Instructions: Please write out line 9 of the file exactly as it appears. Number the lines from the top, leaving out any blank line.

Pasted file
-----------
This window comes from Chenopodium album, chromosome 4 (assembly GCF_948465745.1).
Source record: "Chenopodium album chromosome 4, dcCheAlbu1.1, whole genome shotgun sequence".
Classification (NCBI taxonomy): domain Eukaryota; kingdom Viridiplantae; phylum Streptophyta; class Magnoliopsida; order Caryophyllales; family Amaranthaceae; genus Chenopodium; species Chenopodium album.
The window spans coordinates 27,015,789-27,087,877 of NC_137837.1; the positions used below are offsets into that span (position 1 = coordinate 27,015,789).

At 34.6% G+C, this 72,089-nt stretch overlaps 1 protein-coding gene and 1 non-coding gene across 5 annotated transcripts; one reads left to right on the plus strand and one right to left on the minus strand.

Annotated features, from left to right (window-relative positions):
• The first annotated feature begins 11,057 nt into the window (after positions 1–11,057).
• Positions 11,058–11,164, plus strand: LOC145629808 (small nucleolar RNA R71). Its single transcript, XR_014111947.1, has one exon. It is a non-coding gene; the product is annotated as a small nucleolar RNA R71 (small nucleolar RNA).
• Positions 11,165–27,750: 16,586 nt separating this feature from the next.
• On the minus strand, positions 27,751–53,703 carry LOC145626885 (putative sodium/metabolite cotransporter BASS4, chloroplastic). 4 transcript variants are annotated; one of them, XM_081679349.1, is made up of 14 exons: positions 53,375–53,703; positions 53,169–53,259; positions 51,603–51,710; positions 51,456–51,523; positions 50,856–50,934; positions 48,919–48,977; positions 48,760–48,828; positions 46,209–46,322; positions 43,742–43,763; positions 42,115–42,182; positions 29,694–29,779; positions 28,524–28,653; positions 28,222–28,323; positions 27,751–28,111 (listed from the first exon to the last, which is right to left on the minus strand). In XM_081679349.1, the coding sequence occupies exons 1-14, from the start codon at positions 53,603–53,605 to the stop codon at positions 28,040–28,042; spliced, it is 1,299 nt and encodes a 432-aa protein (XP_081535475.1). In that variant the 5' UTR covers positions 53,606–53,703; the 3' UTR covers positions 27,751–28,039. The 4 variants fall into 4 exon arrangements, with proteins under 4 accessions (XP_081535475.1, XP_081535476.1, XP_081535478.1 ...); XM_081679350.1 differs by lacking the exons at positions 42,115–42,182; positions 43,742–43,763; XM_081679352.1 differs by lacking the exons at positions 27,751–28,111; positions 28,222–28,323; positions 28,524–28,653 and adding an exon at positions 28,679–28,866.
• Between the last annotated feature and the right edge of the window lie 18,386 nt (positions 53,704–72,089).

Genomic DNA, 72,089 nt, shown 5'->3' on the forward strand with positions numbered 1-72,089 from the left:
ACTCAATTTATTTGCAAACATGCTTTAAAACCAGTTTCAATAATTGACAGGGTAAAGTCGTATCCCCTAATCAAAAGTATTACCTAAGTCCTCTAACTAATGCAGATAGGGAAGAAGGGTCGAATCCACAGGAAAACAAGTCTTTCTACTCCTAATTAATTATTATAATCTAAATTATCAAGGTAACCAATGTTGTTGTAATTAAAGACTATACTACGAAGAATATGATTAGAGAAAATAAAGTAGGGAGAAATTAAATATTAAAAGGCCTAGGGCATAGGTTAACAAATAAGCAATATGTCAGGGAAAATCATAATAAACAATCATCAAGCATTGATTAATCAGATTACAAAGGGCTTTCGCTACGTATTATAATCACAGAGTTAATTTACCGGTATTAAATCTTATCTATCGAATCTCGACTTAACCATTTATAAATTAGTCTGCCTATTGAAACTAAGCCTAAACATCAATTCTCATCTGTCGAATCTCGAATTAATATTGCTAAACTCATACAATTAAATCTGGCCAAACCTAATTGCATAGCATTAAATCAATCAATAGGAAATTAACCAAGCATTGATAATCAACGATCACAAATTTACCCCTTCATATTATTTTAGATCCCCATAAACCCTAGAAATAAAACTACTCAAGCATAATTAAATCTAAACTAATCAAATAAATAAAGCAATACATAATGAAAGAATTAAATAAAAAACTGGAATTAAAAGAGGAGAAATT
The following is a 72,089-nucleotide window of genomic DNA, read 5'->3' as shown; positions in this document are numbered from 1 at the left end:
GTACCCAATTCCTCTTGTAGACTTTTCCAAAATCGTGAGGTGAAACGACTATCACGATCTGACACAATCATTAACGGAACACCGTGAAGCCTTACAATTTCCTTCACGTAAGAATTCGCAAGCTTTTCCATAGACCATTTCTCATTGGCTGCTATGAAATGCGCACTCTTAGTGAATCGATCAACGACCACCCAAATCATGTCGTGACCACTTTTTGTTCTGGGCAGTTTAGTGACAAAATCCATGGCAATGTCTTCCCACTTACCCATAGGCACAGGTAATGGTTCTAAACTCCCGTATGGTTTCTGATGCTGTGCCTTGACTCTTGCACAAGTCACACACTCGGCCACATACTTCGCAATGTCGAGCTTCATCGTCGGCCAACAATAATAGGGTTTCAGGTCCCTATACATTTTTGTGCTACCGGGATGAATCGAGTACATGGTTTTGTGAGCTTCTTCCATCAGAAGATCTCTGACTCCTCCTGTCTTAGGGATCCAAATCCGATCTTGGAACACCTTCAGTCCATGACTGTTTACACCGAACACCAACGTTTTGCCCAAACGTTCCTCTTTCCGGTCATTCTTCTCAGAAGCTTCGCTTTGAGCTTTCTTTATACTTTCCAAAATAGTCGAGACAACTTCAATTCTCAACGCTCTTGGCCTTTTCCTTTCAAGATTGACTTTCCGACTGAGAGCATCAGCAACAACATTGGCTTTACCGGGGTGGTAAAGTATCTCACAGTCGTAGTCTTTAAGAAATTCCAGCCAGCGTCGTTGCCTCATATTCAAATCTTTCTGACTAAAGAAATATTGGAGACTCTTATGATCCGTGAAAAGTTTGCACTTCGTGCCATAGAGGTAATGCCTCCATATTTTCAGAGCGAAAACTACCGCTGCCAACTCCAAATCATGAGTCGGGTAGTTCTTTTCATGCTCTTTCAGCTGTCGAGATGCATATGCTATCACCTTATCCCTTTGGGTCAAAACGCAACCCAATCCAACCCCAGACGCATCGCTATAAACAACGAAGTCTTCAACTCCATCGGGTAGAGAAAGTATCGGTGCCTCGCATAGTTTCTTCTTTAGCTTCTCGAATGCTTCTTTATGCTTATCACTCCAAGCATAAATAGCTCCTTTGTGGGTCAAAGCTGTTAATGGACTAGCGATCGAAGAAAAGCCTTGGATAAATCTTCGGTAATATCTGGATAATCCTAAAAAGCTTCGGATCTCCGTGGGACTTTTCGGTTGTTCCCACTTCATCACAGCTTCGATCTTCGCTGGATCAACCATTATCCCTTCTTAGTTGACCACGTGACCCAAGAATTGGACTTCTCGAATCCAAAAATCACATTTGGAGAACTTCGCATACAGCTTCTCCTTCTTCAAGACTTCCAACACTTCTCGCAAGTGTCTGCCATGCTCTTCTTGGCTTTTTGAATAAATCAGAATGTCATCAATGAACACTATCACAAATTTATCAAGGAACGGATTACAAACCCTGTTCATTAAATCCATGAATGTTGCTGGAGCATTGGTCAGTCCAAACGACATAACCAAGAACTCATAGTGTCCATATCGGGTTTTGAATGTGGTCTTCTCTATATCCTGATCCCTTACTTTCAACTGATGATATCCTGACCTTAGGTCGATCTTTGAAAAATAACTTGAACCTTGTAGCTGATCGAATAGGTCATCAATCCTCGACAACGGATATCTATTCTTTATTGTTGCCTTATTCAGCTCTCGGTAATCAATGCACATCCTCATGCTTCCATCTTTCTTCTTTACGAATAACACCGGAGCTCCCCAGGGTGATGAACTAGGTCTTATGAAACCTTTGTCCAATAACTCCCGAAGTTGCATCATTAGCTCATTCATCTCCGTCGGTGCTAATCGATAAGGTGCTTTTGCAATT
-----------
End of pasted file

• Positions 11,165–27,750: 16,586 nt separating this feature from the next.